The 61-year-old Robins easily defeated former two-term Idaho Governor C.A. “Bott” Bottolfsen in the primary and went on to defeat incumbent Governor Arnold Williams by a landslide in November.

Robins was the first governor of Idaho from the northern part of the state in more than 50 years and surely will be, as the ad suggests, the only governor with ties to Benewah County ever.

Ask people on the streets of St. Maries today who “Doc” Robins was and the vast majority don’t have a clue. There is no sign as one enters St. Maries that it used to be the hometown of arguably one of the most influential people in Idaho’s political history. Nor is there any notice erected anywhere in the county.

And that’s a shame.

Robins, a physician, was not only a fine governor, by all accounts he also was a warm, wonderful human being who cared deeply about his patients, was always approachable and certainly possessed an exceptional bedside manner. He delivered most of the babies born in the county for many years.

His fellow state senators elected him that body’s president for the 1943 session of the Idaho Legislature. Re-elected to a fourth consecutive term in 1944, he surely would have been elected its president again. But he resigned from the Senate rather than leave St. Maries without any doctor, which would have been the case had he attended the 1945 legislative session.

Politically, 1946 was an incredibly important year with electoral outcomes heavily influencing the future of the state and its politics. The epoch-changing events began with the death of Republican U.S. Senator John Thomas on Nov. 10, 1945.

On Nov. 17 Democratic Governor Charles Gossett resigned as governor, an act which elevated his Lieutenant Governor, Arnold Williams, to the governorship. Williams then appointed Gossett to the vacant Senate seat. The gamesmanship did not set well with the voters in part because Williams became Idaho’s first Mormon governor at a time when there was still a bias against members of the LDS church, particularly among north Idahoans. (more…)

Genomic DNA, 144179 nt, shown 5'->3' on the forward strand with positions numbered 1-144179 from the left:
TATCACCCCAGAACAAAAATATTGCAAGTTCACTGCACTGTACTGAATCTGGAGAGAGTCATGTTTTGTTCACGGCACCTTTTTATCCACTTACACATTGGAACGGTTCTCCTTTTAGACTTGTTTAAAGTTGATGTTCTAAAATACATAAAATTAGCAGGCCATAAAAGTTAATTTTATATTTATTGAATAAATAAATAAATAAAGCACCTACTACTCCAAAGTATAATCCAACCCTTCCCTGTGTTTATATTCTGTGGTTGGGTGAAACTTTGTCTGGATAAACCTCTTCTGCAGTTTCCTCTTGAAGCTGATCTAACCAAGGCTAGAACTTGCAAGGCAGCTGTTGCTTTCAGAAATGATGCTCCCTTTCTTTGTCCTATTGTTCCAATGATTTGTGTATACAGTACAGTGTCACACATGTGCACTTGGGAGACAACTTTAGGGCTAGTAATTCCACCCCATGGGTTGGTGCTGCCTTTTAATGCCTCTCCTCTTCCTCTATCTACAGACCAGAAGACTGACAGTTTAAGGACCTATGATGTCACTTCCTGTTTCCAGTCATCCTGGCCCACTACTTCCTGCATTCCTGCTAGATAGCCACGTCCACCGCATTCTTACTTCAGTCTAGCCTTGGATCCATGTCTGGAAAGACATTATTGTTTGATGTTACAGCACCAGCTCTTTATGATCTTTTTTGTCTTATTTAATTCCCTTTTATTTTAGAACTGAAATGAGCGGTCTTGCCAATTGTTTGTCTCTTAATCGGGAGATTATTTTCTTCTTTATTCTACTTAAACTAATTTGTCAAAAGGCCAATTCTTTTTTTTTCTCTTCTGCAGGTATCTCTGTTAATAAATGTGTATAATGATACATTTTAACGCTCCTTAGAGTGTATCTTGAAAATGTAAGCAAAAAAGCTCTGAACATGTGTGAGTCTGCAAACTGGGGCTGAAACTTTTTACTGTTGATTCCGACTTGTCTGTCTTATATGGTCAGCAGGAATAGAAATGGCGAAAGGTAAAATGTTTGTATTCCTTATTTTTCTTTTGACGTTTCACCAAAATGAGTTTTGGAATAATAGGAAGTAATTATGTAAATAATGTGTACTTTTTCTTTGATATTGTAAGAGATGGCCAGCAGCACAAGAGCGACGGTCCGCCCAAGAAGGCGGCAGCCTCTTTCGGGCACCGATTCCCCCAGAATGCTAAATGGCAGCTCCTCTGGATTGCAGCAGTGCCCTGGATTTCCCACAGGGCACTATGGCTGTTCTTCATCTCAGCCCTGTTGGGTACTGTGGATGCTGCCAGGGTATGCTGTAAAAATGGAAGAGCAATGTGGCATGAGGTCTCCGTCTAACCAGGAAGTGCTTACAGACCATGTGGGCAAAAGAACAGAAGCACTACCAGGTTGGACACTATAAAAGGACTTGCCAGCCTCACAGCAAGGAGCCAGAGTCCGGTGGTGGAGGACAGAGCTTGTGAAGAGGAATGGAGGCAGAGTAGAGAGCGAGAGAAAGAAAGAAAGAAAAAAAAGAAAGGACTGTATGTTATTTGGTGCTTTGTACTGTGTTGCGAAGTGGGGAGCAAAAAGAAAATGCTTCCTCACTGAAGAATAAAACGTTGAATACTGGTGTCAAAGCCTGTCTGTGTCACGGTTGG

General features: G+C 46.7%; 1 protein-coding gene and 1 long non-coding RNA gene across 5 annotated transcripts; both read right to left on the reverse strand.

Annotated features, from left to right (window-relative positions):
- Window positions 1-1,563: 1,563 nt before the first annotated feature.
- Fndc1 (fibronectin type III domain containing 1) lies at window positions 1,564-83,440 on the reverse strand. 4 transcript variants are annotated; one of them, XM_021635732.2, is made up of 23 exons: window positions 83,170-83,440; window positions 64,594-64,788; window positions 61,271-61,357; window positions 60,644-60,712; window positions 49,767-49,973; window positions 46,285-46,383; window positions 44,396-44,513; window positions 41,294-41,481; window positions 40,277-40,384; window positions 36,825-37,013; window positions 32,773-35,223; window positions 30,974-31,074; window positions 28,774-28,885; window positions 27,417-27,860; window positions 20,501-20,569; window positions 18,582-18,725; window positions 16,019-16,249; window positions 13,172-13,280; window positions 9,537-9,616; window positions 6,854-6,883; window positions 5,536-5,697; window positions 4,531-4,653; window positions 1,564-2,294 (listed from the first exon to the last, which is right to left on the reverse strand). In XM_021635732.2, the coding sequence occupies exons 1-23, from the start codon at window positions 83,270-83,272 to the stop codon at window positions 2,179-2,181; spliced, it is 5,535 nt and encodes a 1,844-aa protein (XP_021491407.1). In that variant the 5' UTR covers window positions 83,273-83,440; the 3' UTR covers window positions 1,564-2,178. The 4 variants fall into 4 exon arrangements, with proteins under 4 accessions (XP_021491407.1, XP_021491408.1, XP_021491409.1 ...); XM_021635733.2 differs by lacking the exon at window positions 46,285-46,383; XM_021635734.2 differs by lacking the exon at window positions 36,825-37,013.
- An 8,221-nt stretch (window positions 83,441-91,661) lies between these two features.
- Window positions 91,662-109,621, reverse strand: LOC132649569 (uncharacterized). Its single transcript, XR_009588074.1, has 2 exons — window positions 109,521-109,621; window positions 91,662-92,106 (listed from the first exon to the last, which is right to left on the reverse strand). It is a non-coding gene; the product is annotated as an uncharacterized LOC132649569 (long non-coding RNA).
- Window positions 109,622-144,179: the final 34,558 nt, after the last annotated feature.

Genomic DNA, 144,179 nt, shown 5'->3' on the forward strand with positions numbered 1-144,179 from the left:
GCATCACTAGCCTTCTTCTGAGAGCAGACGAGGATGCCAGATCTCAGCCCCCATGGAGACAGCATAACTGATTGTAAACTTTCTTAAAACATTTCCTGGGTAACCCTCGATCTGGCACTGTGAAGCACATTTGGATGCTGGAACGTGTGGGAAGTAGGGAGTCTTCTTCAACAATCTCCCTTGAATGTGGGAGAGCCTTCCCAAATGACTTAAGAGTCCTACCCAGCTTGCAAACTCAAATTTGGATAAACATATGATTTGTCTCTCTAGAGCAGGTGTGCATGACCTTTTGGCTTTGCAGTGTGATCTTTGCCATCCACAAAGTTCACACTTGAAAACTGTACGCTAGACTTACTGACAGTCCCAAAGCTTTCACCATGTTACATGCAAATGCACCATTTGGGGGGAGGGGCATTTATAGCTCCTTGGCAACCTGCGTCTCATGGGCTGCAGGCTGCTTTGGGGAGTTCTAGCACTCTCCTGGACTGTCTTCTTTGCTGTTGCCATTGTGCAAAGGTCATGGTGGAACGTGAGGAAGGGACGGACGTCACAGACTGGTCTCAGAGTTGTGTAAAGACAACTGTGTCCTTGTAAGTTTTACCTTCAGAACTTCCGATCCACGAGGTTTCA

Wu is out

David Wu
David Wu

Oregon 1st District Democratic Representative David Wu has said he will resign, as soon as the the debt ceiling issue is resolved. There was less than perfect clarity about what resolution means.

It's a national story - any resignation of a member of Congress is, especially when juicy is involved - and he may be departing just ahead of a larger media roar. It's already large enough - Jay Leno referenced him on the Tonight Show last night.

What we do know about what will happen next, once his resignation date is set, is that Governor John Kitzhaber will call a special election. He will have options, but most likely - if he does as he did back in 1995 when Senator Robert Packwood resigned - there will be two elections, first a primary and then a general, to select Wu's replacement.

Expect much more action on the Democratic than the Republican side, though a special election could attract any number of officeholders who (this being mid-term for everybody) could stay in place if they lose.

Early odds have to go to state Labor Commissioner Brad Avakian, who formally announced his entry on April 18 - giving him a big head start - and has been fundraising, organizing and campaigning intensively since. State Representative Brad Witt is also in, but fairly recently. If the primary election is only two to four months off, Avakian's advantage - as matters stand - may be hard to surmount.

And in this strongly Democratic district, he would be a tough target for a Republican too, which may be why there's been no Republican stampede so far in the 1st.

But, as ever, the facts on the ground can change. Just ask Wu.

In case of resignation